But in a time of huge changes and shifts across society, it’s hard to know what aspects of any institution will need to change and what will need to stay the same. Is it more difficult, or just different, I wonder, when the institution is a school? Like all institutions, schools are fundamentally a conservative, restraining force – and what’s more, they (I should say “we”) exist, at least in part, in order to maintain the social order, to socialize young members of society into their “expected” or “proper” roles. That can be difficult, to say the least, when the social order is changing! And it’s always difficult to find the right balance of structure and freedom or opportunity for young people who are on the cusp of adulthood, but not quite there yet … especially when they make poor choices, or when they abuse the freedoms or opportunities that are provided for them.

When I was first planning the Tres Columnae Project, it seemed to me that a self-paced, collaborative learning environment would make it easier to strike the right balance between structure and freedom or opportunity for our learners and subscribers. After all, unlike a student in a factory-model school, a Tres Columnae subscriber presumably

  • comes to us by choice rather than by compulsion;
  • is free to work at his or her own pace, rather than at a “forced march” dictated externally;
  • can linger over difficult or intriguing points until his or her curiosity is satisfied; and
  • can become a co-creator, not just a consumer, of the learning materials by making Submissions to the project.

But just as my own face-to-face students sometimes make poor choices and abuse their freedoms and opportunities, the same is certainly possible for Tres Columnae subscribers … and for participants in any learning environment. What structures might we want to put in place to help them? Or is the process of making – and learning from – poor choices an essential part of growing up?

quid respondētis, amīcī?

Tune in next time for more – and for an exciting preview of Version Beta of the Tres Columnae Project. intereā, grātiās maximās omnibus iam legentibus et respondentibus.

Published in: on October 29, 2010 at 2:30 pm  Comments (1)  
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Returning to Life?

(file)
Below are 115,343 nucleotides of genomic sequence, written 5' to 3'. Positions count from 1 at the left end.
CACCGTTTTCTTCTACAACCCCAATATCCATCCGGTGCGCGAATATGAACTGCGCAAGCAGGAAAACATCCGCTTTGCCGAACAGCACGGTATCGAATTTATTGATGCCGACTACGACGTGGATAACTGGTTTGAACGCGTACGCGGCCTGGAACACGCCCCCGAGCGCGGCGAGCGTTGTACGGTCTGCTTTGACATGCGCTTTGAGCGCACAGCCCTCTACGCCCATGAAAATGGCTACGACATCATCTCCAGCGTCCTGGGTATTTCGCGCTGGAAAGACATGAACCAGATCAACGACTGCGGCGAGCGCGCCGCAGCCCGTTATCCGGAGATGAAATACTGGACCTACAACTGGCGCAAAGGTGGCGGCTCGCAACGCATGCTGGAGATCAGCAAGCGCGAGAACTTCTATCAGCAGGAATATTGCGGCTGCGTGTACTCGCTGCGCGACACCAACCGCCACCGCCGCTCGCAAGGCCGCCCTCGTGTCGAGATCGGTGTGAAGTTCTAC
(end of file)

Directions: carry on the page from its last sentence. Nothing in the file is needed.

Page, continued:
salvēte, amīcī et sodālēs!  Sorry about the long, long silence here!  The difficult time period I described in our last post was, in fact, even more difficult than I’d expected … and then, on the Saturday after that terribly busy week, I came down with a nasty virus.  It kept me away from my face-to-face teaching world for the first part of last week – I honestly can’t remember the last time I was away from school for more than a day at a time!  And then, of course, there was all the catching up at school … and the recovery from the lingering effects of the virus.  As I write these words, I’m almost, but not quite, back to my typical energetic self.

One bit of good news: even as my attention was focused on breathing and (eventually) attempting to eat, other members of the ad hoc Tres Columnae team have been hard at work on Version Beta of the Project.  We should have an official announcement about our progress very soon!

If you don’t regularly read the Latin-BestPractices listserv, you may not have seen this short post … and even if you saw it, you may not have clicked through to the video.  It’s about 11 minutes long, but you really, really need to see it.

What I found sad was that as of today, there had only been one response to the BestPractices thread, and it was all about what a teacher could do in an isolated classroom.  Is it that the systemic issues seem too big to address, or is it just that, as teachers, we typically don’t think it’s our place to address such issues?

quid respondētis, amīcī?

Tune in next time, when we’ll return to what I promised to do “next time” before life intervened.  intereā, grātiās maximās omnibus iam legentibus et respondentibus.

Published in: on October 20, 2010 at 10:20 am  Leave a Comment  
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Quality and Quantity, I

salvēte, amīcī et sodālēs! In today’s post we’ll develop some preliminary answers to an important question I asked on Friday. After describing some of the ways in which I’ve moved away from numeric grades to constructive feedback on certain assignments, I asked:

How do you suppose these qualitative measures could be adapted to the quantitative, number- and data-driven format of an online environment?

In other words, even though computers are so good at numbers, how might we get away from a number focus for assessments in the Tres Columnae Project?

If you’ve looked at the sample assignments in the Instructure Demo Course for Lectiō Prīma, you’ve probably noticed that they’re all set up as “practice quizzes” rather than “graded quizzes.” There are a couple of good reasons for that:

First, if we set them up as “graded quizzes” in the Instructure system, only enrolled students would be able to see them … which certainly makes sense when you stop and think about it. But the whole purpose of the demo course is to demonstrate some of the assessments that our subscribers will be able to use (and create for each other) when Version Beta is available. Since we wanted everyone to be able to see them, the only viable solution was to create “practice quiz” versions.

Once I had made the “practice quizzes,” though, I realized that I liked the idea of a low-stress, low-stakes assessment, especially for newer or more difficult material. You may have seen this New York Times article, which I’ve mentioned a couple of times in previous posts, or you may have even read the underlying study about the positive effects of practice quizzes and practice tests on learning and retention. I’ve noticed with my face-to-face Latin students that they really benefit from low-stress, low-stakes assessments … even if those assessments are just a reconfigured version of an ungraded practice activity I might have used in the past.